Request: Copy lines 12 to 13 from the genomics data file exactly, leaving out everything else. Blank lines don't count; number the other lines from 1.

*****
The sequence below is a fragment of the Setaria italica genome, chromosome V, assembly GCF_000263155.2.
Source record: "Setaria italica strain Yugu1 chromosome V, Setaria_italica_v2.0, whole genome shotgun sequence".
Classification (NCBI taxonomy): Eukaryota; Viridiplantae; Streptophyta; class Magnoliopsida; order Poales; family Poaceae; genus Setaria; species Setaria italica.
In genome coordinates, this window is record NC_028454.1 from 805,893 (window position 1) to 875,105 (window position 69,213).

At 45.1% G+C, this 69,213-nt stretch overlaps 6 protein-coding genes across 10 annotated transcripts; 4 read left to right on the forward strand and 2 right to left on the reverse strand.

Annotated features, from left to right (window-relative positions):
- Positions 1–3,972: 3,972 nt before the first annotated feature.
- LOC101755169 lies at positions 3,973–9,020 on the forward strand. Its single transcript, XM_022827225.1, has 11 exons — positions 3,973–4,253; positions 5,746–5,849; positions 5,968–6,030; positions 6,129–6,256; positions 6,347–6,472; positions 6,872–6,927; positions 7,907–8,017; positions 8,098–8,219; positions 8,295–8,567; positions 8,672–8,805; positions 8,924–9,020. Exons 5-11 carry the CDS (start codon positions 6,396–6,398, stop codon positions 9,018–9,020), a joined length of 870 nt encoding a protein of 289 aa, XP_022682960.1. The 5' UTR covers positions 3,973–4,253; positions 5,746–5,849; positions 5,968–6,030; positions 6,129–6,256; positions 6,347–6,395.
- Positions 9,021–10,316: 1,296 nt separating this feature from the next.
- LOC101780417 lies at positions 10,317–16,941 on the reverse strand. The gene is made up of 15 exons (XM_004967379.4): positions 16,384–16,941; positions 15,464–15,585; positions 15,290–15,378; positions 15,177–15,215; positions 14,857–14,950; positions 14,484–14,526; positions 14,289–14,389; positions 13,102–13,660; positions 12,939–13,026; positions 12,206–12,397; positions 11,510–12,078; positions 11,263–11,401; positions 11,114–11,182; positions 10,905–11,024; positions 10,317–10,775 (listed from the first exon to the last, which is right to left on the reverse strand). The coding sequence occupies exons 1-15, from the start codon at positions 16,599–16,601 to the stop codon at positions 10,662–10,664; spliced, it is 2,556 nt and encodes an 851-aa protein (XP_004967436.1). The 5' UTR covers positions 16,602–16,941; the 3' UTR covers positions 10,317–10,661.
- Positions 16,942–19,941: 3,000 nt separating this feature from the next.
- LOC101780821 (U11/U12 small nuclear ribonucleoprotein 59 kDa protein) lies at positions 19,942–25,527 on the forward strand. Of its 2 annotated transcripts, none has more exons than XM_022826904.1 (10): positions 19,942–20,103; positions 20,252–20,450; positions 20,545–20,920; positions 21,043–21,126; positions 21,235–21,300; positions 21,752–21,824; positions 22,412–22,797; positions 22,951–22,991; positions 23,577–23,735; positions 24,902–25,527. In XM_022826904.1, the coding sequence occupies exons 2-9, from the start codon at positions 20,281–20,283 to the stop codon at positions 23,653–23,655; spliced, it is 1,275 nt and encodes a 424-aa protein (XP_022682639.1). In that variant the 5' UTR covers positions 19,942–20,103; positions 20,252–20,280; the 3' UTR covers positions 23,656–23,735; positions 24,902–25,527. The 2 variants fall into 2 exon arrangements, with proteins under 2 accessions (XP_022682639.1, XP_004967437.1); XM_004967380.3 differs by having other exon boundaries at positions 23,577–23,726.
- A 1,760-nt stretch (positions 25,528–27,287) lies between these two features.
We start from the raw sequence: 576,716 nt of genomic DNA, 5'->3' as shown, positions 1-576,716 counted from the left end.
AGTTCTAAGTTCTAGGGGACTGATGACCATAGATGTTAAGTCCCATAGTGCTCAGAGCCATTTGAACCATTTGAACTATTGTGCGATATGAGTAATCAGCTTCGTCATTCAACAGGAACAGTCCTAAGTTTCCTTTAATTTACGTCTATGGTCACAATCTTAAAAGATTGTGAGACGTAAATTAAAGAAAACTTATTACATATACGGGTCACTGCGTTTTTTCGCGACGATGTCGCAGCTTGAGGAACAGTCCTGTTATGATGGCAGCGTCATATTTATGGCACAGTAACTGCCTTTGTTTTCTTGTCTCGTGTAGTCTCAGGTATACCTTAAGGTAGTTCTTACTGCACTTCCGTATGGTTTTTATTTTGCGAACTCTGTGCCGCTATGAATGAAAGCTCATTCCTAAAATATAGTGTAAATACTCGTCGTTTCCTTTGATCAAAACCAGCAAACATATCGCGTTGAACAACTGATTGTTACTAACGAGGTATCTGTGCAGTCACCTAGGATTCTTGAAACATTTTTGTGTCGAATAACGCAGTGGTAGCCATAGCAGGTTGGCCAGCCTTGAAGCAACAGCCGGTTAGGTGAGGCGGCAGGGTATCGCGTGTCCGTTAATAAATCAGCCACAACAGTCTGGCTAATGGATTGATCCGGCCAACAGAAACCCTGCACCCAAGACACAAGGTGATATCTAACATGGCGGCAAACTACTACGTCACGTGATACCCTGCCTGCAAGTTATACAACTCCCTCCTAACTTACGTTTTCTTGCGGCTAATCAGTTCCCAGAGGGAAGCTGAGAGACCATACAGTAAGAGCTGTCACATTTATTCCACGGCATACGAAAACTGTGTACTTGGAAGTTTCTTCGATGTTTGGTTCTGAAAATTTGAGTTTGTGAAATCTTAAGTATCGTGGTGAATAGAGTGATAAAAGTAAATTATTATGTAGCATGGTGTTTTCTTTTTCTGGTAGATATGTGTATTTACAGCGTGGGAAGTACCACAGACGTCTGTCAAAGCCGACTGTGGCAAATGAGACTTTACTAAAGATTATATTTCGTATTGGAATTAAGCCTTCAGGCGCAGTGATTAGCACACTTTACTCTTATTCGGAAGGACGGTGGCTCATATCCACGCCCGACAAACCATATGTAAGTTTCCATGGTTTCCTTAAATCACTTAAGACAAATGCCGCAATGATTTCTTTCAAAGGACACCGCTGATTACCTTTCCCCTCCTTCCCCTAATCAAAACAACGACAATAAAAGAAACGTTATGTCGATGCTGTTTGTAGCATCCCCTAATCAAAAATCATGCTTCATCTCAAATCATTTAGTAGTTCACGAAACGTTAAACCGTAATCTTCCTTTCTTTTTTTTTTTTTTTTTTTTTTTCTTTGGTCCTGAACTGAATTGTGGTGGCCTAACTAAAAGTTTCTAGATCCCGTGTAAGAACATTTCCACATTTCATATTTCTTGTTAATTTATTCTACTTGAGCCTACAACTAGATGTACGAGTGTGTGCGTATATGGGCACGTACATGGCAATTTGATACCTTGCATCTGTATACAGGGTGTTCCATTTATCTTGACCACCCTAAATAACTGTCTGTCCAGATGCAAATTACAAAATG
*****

- LOC101780821 (U11/U12 small nuclear ribonucleoprotein 59 kDa protein) lies at positions 19,942–25,527 on the forward strand. Of its 2 annotated transcripts, none has more exons than XM_022826904.1 (10): positions 19,942–20,103; positions 20,252–20,450; positions 20,545–20,920; positions 21,043–21,126; positions 21,235–21,300; positions 21,752–21,824; positions 22,412–22,797; positions 22,951–22,991; positions 23,577–23,735; positions 24,902–25,527. In XM_022826904.1, the coding sequence occupies exons 2-9, from the start codon at positions 20,281–20,283 to the stop codon at positions 23,653–23,655; spliced, it is 1,275 nt and encodes a 424-aa protein (XP_022682639.1). In that variant the 5' UTR covers positions 19,942–20,103; positions 20,252–20,280; the 3' UTR covers positions 23,656–23,735; positions 24,902–25,527. The 2 variants fall into 2 exon arrangements, with proteins under 2 accessions (XP_022682639.1, XP_004967437.1); XM_004967380.3 differs by having other exon boundaries at positions 23,577–23,726.
- A 1,760-nt stretch (positions 25,528–27,287) lies between these two features.